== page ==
I don't think things have to be incredibly short, they have to be, you know, clearly, they have to bear in mind the context in which they're going to be used, which is that somebody is maybe got a 15 minute journey, or a half hour journey or something like that. So something that lasts an hour, and is not modular within within that hour is going to not probably be something you pick up. But we also have to think about the not just time, but the screen size, and what's comfortable for people. And so there's absolutely no doubt that video is everybody's favourite medium for, you know, for learning on a mobile device, for obvious reasons, if you know, the aspect ratio of the screen is designed to be exactly you know, 16 to nine, widescreen video, it looks great on there. And even then, if you're designing videos, you know, for use on mobiles, you wouldn't have huge amount of detail. If you're going to do slide base material is going to have to have be really big and bold and things like that. And so podcasts again, absolutely perfect for the mobile devices. So yeah, What you don't want is incredibly complex interfaces, if someone's not going to engage in a really, really sophisticated engineering simulation or something on a mobile device. And that's fine, because that's, that's not the norm anyway. But that's something you do on your, on a big screen. But yeah, I think we've got to acknowledge that the on the whole people are more likely to watch something visual on or something, listen to something that they are to read...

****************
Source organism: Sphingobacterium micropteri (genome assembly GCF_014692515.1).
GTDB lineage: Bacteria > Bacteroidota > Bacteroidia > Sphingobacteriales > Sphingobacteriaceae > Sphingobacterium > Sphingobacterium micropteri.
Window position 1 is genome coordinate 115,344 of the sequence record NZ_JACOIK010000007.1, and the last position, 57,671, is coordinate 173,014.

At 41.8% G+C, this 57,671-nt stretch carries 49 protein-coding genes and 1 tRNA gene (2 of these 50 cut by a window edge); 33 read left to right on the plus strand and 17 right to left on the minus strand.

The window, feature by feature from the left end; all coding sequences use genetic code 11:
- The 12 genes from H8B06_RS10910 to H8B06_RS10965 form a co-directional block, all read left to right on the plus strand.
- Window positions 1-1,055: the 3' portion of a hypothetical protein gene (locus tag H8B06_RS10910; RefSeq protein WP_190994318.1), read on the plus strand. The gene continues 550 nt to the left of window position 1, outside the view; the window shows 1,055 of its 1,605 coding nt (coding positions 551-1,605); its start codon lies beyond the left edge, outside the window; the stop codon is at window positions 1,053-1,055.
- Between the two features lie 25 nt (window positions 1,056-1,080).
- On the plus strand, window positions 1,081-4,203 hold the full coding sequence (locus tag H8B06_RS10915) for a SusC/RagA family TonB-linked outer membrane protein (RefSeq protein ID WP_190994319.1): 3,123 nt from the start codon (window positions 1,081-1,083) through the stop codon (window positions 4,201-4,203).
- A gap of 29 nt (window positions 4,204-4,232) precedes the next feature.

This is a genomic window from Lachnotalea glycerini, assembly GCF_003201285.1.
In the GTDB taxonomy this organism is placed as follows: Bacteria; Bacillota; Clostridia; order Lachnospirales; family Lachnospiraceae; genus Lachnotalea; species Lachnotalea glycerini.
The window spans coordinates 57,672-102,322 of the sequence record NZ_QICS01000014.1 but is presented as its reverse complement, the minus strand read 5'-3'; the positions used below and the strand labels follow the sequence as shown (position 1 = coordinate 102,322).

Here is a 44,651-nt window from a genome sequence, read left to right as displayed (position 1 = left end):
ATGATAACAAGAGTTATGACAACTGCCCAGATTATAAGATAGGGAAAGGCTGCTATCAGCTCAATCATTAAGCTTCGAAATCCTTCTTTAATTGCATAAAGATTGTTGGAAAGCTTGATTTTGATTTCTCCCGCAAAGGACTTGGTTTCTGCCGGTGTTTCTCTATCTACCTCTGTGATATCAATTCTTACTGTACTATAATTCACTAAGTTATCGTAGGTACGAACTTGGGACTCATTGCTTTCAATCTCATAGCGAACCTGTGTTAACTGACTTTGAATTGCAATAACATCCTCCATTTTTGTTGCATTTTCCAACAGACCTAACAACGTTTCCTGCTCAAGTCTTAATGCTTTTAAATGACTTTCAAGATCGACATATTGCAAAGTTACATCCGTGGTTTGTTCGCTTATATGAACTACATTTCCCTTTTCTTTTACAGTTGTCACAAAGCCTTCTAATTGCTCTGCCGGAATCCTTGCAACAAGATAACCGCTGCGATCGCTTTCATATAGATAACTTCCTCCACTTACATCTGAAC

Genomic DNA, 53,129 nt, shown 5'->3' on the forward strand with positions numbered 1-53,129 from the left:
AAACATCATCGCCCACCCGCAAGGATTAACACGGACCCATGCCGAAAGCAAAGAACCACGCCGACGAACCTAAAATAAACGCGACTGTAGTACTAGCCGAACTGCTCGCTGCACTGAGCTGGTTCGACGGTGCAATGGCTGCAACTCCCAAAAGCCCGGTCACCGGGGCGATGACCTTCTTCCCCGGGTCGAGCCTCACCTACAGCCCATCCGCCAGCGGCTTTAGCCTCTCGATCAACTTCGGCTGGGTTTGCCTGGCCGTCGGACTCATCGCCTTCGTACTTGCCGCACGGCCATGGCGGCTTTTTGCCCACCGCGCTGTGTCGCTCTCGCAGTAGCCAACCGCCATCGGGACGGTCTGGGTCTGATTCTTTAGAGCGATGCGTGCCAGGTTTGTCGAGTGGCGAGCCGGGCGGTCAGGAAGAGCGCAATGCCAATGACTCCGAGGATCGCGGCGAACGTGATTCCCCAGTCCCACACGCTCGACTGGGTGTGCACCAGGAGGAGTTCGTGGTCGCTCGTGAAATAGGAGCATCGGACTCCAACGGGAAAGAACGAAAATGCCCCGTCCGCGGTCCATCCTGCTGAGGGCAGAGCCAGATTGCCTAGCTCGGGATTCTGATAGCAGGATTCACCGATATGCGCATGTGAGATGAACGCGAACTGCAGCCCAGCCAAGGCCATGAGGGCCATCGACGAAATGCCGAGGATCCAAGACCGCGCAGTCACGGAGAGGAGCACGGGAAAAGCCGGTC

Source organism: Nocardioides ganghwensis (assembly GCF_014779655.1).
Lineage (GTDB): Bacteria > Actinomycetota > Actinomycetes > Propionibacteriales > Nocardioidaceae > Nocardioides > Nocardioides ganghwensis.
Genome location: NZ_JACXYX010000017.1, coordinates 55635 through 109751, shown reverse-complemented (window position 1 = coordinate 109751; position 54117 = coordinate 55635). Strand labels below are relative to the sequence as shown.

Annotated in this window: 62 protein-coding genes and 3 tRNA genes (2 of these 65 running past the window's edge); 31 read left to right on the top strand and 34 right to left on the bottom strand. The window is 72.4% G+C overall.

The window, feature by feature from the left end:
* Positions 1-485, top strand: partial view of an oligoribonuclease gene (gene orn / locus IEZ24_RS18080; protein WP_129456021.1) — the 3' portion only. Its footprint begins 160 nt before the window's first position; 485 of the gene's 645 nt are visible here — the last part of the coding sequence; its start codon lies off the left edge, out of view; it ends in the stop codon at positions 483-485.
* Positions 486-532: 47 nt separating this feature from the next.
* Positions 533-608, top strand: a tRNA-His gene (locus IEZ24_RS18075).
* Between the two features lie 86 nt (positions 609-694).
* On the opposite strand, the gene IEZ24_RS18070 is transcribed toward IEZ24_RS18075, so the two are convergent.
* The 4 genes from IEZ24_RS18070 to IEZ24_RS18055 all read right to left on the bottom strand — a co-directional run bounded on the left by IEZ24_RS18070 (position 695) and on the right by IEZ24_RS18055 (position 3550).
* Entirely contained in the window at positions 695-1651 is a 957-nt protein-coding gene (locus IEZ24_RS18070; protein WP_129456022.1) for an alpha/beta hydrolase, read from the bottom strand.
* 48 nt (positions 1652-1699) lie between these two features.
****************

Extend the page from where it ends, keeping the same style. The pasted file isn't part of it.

James Cory-Wright  18:04  

Well actually, no, I disagree with that. I'd say i would i would i would have added reading into it actually said that text on its own is another works well on mobile. I think what doesn't work well on mobile is what we've been producing for the last 25 years elearning you know, with all the hot spots and things that you click on to reveal things, and all that kind of stuff. And even MCQs, which do work but think the days are numbered for that kind of old fashion. You know, that doesn't work. But everything else you said does.